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*argument (complex analysis)*

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argument (complex analysis)

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**argument**is a multi-valued function operating on the nonzero complex numbers. With complex number

*z*visualized as a point in the complex plane, the argument of

*z*is the angle between the positive real axis and the line joining the point to the origin, shown as {{math|

*Ï†*}} in figure 1 and denoted arg

*z*. To define a single-valued function, the principal value of the argument (sometimes denoted Arg

*z*) is used. It is chosen to be the unique value of the argument that lies within the interval (â€“Ï€, Ï€].

## Definition

(File:Complex number illustration multiarg.svg|thumb|Figure 2. Two choices for the argument {{mvar|Ï†}})An**argument**of the complex number {{math|1=

*z*=

*x*+

*iy*}}, denoted {{math|arg(

*z*)}}, is defined in two equivalent ways:

- Geometrically, in the complex plane, as the angle {{mvar|Ï†}} from the positive real axis to the vector representing {{mvar|z}}. The numeric value is given by the angle in radians and is positive if measured counterclockwise.
- Algebraically, as any real quantity {{mvar|Ï†}} such that

z = r (cos varphi + i sin varphi) = r e^{ivarphi}

for some positive real {{mvar|r}} (see Euler's formula). The quantity {{mvar|r}} is the *modulus*of {{mvar|z}}, denoted |{{mvar|z}}|:

r = sqrt{x^2 + y^2}.

*magnitude,*for the modulus, and

*phase*,Dictionary of Mathematics (2002).

*phase*. for the argument, are sometimes used equivalently.Under both definitions, it can be seen that the argument of any non-zero complex number has many possible values: firstly, as a geometrical angle, it is clear that whole circle rotations do not change the point, so angles differing by an integer multiple of {{math|2Ï€}} radians (a complete circle) are the same, as reflected by figure 2 on the right. Similarly, from the periodicity of {{math|sin}} and {{math|cos}}, the second definition also has this property. The argument of zero is usually left undefined.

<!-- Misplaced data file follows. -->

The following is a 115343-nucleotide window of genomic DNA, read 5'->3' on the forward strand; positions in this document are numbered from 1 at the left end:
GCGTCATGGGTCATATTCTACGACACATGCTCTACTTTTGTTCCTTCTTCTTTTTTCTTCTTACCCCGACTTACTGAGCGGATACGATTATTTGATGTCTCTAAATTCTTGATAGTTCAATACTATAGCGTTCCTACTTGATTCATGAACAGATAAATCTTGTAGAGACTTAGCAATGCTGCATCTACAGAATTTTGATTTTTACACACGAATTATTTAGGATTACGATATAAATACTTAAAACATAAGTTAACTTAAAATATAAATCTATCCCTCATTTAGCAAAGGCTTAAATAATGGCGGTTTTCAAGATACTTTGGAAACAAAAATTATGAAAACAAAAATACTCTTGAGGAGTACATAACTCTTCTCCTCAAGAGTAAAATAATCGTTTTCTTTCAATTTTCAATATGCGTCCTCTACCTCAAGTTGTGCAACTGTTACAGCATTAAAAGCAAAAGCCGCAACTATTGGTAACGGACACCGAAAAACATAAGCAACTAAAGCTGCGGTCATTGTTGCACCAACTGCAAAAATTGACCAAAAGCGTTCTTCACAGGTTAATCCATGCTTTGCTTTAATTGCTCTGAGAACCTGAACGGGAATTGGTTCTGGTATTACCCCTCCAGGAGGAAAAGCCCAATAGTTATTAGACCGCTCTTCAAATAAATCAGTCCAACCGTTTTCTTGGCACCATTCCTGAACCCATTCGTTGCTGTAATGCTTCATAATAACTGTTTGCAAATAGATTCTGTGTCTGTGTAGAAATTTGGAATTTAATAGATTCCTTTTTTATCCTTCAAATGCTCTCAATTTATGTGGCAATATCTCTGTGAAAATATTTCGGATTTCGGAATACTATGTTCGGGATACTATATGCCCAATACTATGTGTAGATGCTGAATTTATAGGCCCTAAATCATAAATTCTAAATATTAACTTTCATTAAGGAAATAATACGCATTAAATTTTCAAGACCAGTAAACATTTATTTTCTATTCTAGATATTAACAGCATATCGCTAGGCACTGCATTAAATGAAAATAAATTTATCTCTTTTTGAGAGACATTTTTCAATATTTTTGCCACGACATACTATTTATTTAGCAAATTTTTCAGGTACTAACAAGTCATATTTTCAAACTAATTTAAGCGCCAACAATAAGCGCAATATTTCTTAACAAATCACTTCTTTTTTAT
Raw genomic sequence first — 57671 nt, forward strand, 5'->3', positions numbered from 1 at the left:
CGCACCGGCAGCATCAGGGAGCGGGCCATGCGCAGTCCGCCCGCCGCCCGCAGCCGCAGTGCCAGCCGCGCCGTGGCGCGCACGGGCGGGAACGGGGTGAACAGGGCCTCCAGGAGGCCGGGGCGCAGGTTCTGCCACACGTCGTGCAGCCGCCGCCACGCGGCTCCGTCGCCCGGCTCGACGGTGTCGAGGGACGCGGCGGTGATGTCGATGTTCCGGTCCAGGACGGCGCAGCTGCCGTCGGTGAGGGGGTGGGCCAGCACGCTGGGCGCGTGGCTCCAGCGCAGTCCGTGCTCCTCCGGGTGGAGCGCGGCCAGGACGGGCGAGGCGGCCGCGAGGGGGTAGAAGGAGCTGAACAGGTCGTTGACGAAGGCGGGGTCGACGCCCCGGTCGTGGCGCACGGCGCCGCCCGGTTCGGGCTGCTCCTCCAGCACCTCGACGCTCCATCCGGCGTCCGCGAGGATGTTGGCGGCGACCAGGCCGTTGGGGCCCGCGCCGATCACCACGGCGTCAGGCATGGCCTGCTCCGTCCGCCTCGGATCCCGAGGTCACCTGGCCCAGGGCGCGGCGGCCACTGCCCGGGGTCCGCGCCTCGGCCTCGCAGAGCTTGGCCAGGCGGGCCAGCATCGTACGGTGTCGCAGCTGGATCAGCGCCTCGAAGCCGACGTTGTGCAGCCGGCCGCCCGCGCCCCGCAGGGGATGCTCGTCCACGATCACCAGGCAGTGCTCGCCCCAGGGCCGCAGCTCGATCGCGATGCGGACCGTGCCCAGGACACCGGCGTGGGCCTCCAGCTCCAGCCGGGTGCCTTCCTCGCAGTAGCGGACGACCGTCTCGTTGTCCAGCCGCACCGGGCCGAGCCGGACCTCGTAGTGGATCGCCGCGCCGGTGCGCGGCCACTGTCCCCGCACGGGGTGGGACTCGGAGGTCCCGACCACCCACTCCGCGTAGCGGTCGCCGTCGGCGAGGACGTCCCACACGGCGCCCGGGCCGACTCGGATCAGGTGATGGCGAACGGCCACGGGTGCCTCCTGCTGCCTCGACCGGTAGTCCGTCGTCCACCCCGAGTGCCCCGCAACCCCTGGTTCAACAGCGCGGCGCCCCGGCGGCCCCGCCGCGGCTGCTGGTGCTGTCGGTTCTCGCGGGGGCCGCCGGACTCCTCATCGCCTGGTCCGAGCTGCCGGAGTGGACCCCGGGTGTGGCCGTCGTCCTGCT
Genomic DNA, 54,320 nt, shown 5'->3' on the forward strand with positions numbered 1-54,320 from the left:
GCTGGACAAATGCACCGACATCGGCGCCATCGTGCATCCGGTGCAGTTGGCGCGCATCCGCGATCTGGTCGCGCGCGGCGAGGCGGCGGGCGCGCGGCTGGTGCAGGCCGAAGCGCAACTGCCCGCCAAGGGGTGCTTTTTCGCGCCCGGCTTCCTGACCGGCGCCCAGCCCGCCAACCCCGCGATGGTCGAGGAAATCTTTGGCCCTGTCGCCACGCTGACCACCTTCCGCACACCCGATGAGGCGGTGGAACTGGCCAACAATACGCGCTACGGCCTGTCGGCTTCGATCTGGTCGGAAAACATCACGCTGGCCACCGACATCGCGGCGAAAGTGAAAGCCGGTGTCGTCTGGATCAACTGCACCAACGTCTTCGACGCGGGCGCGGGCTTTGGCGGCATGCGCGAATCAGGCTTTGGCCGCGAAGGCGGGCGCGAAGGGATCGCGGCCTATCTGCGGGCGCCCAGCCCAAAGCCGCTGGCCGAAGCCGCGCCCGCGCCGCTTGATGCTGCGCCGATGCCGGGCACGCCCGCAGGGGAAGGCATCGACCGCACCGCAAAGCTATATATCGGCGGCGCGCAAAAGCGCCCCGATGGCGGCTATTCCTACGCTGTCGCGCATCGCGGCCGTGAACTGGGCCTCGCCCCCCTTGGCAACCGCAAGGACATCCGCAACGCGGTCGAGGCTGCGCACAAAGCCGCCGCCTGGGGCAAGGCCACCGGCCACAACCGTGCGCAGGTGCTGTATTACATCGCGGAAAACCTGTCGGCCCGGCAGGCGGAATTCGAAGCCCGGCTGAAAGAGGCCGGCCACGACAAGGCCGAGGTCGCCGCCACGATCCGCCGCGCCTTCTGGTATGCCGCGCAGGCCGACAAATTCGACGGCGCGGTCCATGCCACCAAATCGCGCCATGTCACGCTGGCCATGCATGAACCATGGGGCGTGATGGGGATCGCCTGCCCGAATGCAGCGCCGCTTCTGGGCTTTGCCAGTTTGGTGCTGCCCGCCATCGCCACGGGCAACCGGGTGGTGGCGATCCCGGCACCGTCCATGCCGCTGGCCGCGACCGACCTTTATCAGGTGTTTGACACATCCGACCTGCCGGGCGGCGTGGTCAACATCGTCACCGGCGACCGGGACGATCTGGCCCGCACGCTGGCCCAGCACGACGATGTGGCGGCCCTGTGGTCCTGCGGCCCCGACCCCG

## Principal value

(File:Principal value of arg.svg|thumb|275px|Figure 3. The principal value {{math|Arg}} of the blue point at {{math|1 +*i*}} is {{math|Ï€/4}}. The red line here is the branch cut and corresponds to the two red lines in figure 4 seen vertically above each other).)Because a complete rotation around the origin leaves a complex number unchanged, there are many choices which could be made for {{mvar|Ï†}} by circling the origin any number of times. This is shown in figure 2, a representation of the multi-valued (set-valued) function f(x,y)=arg(x+iy), where a vertical line (not shown in the figure) cuts the surface at heights representing all the possible choices of angle for that point.When a well-defined function is required then the usual choice, known as the

*principal value*, is the value in the open-closed interval {{open-closed|âˆ’Ï€ rad, Ï€ rad}}, that is from {{math|âˆ’Ï€}} to {{math|Ï€}} radians, excluding {{math|âˆ’Ï€}} rad itself (equivalently from âˆ’180 to +180 degrees, excluding âˆ’180Â° itself). This represents an angle of up to half a complete circle from the positive real axis in either direction.Some authors define the range of the principal value as being in the closed-open interval {{closed-open|0, 2Ï€}}.

### Notation

The principal value sometimes has the initial letter capitalized as in {{math|Arg*z*}}, especially when a general version of the argument is also being considered. Note that notation varies, so {{math|arg}} and {{math|Arg}} may be interchanged in different texts.The set of all possible values of the argument can be written in terms of {{math|Arg}} as:

operatorname{arg}(z) in {operatorname{Arg}(z) + 2pi n;|; n in mathbb Z}.

Likewise
operatorname{Arg}(z) = operatorname{arg}(z) - 2pi n;|; n in mathbb Z land -pi < operatorname{arg}(z) - 2pi n le pi .

## Computing from the real and imaginary part

If a complex number is known in terms of its real and imaginary parts, then the function that calculates the principal value {{math|Arg}} is called the two-argument arctangent function atan2:
operatorname{Arg}(x + iy) = operatorname{atan2}(y,, x).

The atan2 function (also called arctan2 or other synonyms) is available in the math libraries of many programming languages, and usually returns a value in the range {{open-closed|âˆ’Ï€, Ï€}}.Many texts say the value is given by {{math|arctan(*y*/

*x*)}}, as {{math|

*y*/

*x*}} is slope, and {{math|arctan}} converts slope to angle. This is correct only when {{math|